people laugh and love and dream they fight they hate to die
Very nice, laid-back weekend, in an expatriate-aid-workers-are-the-new-colonists kind of way. I was supposed to go to a party at the Red Cross house on Saturday night but didn't have a ride and was feeling a little sick, so I just stayed in, slept through church, and woke up feeling much better on Sunday afternoon. I went for a run that ended by the tennis courts at Karibu, where my friends Marc, Emmanuel, and Damien were playing tennis with a bunch of Damien's colleagues. Somehow I got talked into being Marc's partner in mixed doubles, which was interesting given that it's been, oh, six years since I'd been on a court. Thank goodness for those Baylor lessons and all those afternoons Lauren and I would go goof around on the Penland courts. If only my backhand were what it used to be...
Anyway, they invited me to dinner at this Indian food restaurant, where I met UK Ben, who works for the same organization as Damien. Here's the conversation that ensued:
UK Ben, "So what university are you at?"
Me: "The University of Texas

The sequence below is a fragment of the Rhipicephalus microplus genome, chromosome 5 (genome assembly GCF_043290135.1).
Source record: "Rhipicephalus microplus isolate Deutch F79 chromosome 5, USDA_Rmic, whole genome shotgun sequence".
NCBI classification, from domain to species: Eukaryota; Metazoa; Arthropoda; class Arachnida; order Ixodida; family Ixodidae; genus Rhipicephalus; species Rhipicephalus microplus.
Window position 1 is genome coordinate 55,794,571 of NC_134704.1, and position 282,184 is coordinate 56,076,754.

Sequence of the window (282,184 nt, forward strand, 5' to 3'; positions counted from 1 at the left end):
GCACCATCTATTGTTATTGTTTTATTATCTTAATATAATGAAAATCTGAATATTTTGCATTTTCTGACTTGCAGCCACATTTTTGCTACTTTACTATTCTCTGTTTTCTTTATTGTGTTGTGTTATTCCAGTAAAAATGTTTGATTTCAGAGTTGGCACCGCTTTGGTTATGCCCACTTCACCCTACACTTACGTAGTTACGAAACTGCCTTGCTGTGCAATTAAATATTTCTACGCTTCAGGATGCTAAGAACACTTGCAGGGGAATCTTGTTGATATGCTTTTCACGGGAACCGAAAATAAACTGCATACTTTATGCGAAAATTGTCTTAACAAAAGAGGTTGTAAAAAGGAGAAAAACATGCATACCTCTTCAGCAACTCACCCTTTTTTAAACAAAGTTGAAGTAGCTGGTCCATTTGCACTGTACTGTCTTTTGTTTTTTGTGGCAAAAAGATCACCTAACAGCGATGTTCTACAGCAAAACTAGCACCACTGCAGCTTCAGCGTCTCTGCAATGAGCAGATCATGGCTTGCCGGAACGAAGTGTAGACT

UK Ben: "In Austin."
Me: "Wow, that's impressive. Most foreigners don’t know that."
UK Ben: "I'm really into music. Is Calexico from Austin?"
Me: "No, Tucson, but they played Austin twice last year."
UK Ben: "What about Wilco?"
Me: "Um, yeah, we're all obsessed."
UK Ben: "Tweedy's a god."
Me: "We're going to get along just fine."
You have no idea how cool it is to find someone with decent taste in music in the middle of Africa. Much as I do enjoy African music, most of the stuff coming out of the Congo these days is really, really, really, really, really, really repetitive Lingala. And the expats, being 99% European, generally listen to Britpop/techno/dance garbage. The last thing I expected to spend two and half hours talking about over Indian food in Goma was the Jayhawks and Son Volt and what Wilco played in England and Pitchfork versus the Brit indie rock websites, but there you go. I'm afraid we were rather rude to the other eleven people at the table, but, well, good taste won out over cultural sensitivity.